Join us for this exclusive opportunity to meet the Now Here artists and get an understanding of the artists collective and the site-specific installation, ask questions, and engage with the art.
The No W here Collective, made up of Alice Hope, Toni Ross, and Bastienne Schmidt, will present the off-site exhibition entitled Now Here, Curated by Christina Mossaides Strassfield. The project will primarily respond to the Life Saving Station’s faking box (a box in which a long rope is faked; used in the life-saving service for a line attached to a shot), seen as the emblematic artifact in the Station’s collection that emanates their mission — to save lives. The faking box, in itself, embodies a formal aesthetic that relates to the Collective’s original artifact and inspiration, the Metropolitan Museum’s Marshallese Navigation Chart.
The collective will show works in the south facing crew quarter’s room on the second floor, the Station’s western facing backyard, and the southeast corner of the wrap around porch, as well as other areas on the site. In the crew’s quarters, the artists will do responsive installations to the room itself and the faking box. The outdoor installations will also be responsive to the site, the faking box, and will include implicit references to the Navigation Chart, from the artists’ non-literal creative perspectives.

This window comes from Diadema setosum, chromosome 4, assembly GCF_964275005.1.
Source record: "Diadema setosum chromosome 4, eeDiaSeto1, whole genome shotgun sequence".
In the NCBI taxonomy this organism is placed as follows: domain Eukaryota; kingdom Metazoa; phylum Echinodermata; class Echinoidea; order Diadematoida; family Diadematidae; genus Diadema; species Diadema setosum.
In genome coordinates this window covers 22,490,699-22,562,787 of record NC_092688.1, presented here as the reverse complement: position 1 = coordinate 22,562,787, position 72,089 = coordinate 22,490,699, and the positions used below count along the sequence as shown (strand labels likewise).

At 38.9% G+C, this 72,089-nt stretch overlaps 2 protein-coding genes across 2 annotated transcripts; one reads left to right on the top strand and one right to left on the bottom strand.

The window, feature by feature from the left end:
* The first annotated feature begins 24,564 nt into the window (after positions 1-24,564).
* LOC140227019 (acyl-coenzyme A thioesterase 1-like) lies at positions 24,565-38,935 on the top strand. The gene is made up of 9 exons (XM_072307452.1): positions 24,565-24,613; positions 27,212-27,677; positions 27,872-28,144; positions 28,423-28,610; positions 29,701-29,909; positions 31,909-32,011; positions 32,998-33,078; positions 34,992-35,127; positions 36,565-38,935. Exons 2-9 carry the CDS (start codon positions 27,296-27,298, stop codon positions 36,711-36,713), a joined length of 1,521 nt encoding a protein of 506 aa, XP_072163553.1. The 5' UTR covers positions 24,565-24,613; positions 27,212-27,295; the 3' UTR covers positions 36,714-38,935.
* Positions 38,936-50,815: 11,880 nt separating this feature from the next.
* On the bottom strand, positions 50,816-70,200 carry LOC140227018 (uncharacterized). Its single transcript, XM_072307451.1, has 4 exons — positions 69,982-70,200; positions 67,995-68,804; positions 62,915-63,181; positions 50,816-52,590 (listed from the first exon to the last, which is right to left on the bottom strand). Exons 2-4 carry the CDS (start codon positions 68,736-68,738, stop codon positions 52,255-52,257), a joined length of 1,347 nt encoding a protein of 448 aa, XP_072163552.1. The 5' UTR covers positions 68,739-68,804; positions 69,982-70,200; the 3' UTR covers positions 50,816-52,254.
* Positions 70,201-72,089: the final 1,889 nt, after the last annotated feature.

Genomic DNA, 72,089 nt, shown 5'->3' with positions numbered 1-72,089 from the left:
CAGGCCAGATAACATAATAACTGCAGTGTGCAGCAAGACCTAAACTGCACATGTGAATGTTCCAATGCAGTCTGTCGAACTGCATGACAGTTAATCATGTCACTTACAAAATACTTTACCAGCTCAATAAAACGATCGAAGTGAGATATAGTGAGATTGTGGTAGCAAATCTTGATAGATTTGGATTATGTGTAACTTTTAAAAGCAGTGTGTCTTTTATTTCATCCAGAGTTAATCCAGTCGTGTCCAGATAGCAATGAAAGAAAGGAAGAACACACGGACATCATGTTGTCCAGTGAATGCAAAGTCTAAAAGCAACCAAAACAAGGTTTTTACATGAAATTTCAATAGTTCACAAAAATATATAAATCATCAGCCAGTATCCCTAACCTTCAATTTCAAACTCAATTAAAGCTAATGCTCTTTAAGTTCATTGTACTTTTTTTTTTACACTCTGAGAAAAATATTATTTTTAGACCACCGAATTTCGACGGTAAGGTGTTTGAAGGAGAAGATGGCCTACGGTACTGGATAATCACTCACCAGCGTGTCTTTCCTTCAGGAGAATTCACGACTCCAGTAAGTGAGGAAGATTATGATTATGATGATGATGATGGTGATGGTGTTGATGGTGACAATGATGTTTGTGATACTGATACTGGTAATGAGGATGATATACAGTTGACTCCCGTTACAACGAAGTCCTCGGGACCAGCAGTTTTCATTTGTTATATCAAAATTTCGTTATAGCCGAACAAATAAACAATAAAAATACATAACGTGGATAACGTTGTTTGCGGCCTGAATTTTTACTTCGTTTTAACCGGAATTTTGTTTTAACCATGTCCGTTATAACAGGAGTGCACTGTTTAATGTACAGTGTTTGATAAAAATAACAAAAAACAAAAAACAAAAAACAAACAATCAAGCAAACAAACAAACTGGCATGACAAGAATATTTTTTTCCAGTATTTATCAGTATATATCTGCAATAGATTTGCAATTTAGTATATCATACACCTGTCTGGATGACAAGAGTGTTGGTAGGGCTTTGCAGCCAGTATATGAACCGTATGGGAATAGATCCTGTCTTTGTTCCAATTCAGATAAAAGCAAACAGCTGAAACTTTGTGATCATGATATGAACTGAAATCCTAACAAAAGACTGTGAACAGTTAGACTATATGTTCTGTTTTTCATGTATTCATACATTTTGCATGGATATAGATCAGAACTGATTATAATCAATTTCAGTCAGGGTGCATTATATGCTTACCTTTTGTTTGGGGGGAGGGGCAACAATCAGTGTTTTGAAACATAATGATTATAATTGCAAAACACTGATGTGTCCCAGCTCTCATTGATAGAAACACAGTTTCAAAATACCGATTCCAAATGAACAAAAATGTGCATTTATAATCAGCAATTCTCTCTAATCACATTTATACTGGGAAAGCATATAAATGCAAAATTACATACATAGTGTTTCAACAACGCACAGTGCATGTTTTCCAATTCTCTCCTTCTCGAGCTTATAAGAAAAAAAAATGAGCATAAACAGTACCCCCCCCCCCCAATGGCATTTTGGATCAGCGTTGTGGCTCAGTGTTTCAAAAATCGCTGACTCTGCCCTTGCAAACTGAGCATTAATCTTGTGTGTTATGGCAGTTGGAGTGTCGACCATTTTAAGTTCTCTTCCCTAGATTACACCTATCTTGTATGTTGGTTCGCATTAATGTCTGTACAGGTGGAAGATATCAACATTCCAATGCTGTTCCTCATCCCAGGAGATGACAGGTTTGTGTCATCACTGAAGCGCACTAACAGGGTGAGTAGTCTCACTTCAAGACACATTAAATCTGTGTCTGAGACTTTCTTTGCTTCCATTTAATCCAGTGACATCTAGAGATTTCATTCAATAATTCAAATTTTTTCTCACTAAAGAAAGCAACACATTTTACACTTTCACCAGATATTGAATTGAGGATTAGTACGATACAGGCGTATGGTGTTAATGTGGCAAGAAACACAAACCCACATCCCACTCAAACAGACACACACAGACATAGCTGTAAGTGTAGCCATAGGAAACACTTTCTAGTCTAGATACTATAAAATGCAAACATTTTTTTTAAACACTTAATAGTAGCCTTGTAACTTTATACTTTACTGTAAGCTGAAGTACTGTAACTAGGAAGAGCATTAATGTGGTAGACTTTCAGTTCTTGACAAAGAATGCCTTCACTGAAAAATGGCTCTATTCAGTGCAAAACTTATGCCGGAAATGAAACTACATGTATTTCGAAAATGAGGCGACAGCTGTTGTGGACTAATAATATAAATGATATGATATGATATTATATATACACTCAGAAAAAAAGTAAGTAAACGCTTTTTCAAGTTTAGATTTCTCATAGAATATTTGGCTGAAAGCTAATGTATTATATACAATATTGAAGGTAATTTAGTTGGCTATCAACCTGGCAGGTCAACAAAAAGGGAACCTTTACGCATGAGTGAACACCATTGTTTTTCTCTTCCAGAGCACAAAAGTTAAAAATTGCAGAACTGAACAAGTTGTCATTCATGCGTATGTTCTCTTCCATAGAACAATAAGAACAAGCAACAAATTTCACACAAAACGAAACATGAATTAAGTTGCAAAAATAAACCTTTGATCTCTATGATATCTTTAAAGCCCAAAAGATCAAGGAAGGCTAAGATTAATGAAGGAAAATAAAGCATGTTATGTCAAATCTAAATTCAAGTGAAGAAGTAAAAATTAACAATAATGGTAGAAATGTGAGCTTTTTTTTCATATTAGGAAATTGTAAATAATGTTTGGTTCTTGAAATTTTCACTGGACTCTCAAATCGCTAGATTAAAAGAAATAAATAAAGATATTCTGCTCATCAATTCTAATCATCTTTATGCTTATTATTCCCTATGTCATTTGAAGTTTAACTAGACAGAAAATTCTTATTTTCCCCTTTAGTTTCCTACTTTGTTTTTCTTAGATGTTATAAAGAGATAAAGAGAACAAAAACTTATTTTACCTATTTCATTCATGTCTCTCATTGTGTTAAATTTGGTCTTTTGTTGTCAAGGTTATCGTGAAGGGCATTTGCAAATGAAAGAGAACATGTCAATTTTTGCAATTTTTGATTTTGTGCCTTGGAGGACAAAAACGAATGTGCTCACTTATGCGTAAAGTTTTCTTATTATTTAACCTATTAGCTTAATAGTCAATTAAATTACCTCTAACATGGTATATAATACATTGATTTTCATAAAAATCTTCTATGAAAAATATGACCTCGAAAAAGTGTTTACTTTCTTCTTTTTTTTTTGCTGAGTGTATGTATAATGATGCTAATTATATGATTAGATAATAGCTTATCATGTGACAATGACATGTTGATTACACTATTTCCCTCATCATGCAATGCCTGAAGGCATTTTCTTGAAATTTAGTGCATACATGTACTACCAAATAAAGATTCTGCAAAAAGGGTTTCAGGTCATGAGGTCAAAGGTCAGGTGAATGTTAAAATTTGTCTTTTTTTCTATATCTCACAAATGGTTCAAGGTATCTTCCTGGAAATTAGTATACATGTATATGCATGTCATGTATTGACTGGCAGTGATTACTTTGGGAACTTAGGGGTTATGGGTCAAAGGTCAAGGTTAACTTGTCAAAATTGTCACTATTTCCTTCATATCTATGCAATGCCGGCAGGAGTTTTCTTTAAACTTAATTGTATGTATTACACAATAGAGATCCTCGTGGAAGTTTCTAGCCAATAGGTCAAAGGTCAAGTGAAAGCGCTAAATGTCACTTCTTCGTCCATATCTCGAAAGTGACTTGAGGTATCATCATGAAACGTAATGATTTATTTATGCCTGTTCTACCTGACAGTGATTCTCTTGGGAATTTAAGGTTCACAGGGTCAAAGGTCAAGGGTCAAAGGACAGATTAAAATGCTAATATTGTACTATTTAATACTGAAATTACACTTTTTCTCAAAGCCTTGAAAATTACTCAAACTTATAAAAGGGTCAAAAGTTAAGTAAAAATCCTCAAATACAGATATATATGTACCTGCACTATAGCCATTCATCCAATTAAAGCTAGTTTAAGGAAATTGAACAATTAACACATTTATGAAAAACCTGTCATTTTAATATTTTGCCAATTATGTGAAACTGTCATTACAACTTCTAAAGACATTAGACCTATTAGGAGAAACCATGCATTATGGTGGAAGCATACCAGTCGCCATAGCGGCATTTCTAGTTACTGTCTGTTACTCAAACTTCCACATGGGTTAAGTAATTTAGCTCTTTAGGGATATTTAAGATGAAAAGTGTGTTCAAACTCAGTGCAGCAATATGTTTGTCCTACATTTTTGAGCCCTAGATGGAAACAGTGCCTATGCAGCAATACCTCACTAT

About the Amagansett U.S. Life-Saving Station
The Amagansett Station was constructed on Atlantic Avenue in 1902, one of a network of thirty life-saving stations on the South Shore of Long Island. Through each night and in bad weather the crew at these stations kept watch from the lookout tower and by patrolling the beach. Discovering a ship in distress, the life-savers would perform a rescue by launching their surfboat or by firing a line to the ship and taking people off with a breeches buoy. From 1902 to 1937 the crew of the Amagansett Life-Saving Station, most of whom were experienced local fishermen and shore whalers, kept watch over this beach and rescued sailors and passengers from a number of shipwrecks.
The Life-Saving Service and the Lighthouse Service were the two federal programs intended to increase the safety of coastal navigation. These two services were later joined in the U.S. Coast Guard. The Amagansett Life-Saving Station complements the Montauk Point Lighthouse in recalling that era of our maritime history when ships sailing the ocean provided the principal means of transporting goods and people in coastal America.